"And you say you actually saw it happen?"
"I actually saw it happen," she said. "Mr Wasserman, he's standing right under that very tree over there on the beach. He's got his camera out and he's pointing it at the sunset. It's a red sunset that evening, and very pretty. Then all at once, down comes a big green nut right smack on to the top of his bald head. Wham! And that," she added with a touch of relish, "is the very last sunset Mr Wasserman ever did see."
"You mean it killed him instantly?"
"I don't know about instantly," she said. "I remember the next thing that happens is the camera falls out of his hands on to the sand. Then his arms drop down to his sides and hang there. Then he starts swaying. He sways backwards and forwards several times ever so gentle, and I'm standing there watching him, and I says to myself the poor man's gone all dizzy and maybe he's going to faint any moment. Then very very slowly he keels right over and down he goes."
"Was he dead?"
"Dead as a doornail," she said.
"That's right," she said. "It never pays to be standing under a coconut palm when there's a breeze blowing."
"Thank you," I said. "I'll remember that."
On the evening of my second day, I was sitting on my little balcony with a book on my lap and a tall glass of rum punch in my hand. I wasn't reading the book. I was watching a small green lizard stalking another small green lizard on the balcony floor about six feet away. The stalking lizard was coming up on the other one from behind, moving forward very slowly and very cautiously, and when he came within reach, he flicked out a long tongue and touched the other one's tail. The other one jumped round, and the two of them faced each other, motionless, glued to the floor, crouching, staring and very tense. Then suddenly, they started doing a funny little hopping dance together. They hopped up in the air. They hopped backwards. They hopped forwards. They hopped sideways. They circled one another like two boxers, hopping and prancing and dancing all the time. It was a queer thing to watch, and I guessed it was some sort of a courtship ritual they were going through. I kept very still, waiting to see what was going to happen next.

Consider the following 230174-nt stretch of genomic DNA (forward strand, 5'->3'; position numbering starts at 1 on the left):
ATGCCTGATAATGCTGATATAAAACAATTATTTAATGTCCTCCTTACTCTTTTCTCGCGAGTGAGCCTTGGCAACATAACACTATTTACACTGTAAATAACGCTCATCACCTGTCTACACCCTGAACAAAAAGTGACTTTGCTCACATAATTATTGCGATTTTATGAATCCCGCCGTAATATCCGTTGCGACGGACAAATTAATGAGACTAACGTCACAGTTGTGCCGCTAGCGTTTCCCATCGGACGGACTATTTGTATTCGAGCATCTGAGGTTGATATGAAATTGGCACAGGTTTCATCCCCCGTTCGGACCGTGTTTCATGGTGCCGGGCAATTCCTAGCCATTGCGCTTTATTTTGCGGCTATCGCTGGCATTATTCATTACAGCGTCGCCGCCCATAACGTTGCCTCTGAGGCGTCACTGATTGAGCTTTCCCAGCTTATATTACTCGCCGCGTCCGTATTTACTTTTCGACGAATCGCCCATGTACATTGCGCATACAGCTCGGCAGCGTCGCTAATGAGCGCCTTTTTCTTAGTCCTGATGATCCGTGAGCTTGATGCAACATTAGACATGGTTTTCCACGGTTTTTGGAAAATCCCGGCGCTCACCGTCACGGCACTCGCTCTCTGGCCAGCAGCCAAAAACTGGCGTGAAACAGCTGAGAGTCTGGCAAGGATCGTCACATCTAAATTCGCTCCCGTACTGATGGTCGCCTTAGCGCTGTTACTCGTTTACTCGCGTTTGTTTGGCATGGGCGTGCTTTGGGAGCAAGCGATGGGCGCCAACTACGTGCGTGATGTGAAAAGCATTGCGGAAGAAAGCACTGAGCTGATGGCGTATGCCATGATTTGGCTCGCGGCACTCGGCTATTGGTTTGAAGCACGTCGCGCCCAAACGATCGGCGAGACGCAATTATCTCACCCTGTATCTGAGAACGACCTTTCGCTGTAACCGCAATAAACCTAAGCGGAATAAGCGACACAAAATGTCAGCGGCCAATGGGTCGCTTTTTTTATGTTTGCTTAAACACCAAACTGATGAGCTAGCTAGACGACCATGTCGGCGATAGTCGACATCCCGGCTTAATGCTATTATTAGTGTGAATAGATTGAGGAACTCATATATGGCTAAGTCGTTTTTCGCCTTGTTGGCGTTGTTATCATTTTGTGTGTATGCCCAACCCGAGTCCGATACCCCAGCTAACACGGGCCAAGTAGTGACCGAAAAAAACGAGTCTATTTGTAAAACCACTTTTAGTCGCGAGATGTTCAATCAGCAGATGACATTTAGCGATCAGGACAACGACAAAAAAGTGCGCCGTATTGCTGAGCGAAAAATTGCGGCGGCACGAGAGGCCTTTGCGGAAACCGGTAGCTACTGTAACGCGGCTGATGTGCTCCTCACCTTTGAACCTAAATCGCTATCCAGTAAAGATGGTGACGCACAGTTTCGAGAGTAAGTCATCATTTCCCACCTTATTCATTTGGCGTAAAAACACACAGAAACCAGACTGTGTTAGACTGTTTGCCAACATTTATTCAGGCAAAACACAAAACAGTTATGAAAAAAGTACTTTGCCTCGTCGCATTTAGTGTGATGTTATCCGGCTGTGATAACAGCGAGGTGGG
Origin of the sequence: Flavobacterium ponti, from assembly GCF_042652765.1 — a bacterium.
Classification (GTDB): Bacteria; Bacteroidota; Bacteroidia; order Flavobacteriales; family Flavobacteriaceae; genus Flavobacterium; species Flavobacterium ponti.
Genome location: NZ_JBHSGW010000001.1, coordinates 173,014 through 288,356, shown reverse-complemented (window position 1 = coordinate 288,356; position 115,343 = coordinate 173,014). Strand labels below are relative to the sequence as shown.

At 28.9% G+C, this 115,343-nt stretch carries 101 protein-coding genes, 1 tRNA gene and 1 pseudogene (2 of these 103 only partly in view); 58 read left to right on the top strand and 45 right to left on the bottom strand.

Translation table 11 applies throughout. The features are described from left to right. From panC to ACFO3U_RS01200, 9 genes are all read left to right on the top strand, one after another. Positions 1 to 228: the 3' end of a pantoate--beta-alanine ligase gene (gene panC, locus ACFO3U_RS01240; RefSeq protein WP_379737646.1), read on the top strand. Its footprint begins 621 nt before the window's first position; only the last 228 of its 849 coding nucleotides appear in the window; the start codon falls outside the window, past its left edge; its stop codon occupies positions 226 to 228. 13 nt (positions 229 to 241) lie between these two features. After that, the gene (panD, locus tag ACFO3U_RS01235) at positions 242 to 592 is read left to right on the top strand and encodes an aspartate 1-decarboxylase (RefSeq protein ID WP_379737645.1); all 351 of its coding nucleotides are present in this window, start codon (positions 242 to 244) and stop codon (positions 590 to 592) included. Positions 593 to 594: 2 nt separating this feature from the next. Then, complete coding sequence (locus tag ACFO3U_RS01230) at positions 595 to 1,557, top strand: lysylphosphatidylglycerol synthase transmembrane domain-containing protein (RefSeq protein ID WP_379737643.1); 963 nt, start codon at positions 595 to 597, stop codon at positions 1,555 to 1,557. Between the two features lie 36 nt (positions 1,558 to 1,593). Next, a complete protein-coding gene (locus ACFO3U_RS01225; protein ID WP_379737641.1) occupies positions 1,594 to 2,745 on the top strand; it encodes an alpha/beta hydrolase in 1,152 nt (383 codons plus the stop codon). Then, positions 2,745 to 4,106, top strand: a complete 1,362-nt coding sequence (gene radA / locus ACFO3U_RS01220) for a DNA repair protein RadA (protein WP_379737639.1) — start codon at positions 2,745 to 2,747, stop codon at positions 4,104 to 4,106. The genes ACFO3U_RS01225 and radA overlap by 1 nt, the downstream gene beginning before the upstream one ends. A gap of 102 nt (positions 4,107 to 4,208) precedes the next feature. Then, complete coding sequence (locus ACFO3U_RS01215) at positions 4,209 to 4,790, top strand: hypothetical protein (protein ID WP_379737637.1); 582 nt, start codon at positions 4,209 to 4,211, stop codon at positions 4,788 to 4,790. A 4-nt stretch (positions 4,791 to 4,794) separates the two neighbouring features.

But I never saw what happened next because at that moment I became aware of a great commotion on the beach below. I glanced over and saw a crowd of people clustering around something at the water's edge. There was a narrow canoe-type fisherman's boat pulled up on the sand nearby, and all I could think of was that the fisherman had come in with a lot of fish and that the crowd was looking at it.
A haul of fish is something that has always fascinated me. I put my book aside and stood up. More people were trooping down from the hotel veranda and hurrying over the beach to join the crowd on the edge of the water. The men were wearing those frightful Bermuda shorts that came down to the knees, and their shirts were bilious with pinks and oranges and every other clashing colour you could think of. The women had better taste, and were dressed for the most part in pretty cotton dresses. Nearly everyone carried a drink in one hand.
I picked up my own drink and stepped down from the balcony on to the beach. I made a little detour around the coconut palm under which Mr Wasserman had supposedly met his end, and strode across the beautiful silvery sand to join the crowd.
But it wasn't a haul of fish they were staring at. It was a turtle, an upside-down turtle lying on its back in the sand. But what a turtle it was! It was a giant, a mammoth. I had not thought it possible for a turtle to be as enormous as this. How can I describe its size? Had it been the right way up, I think a tall ma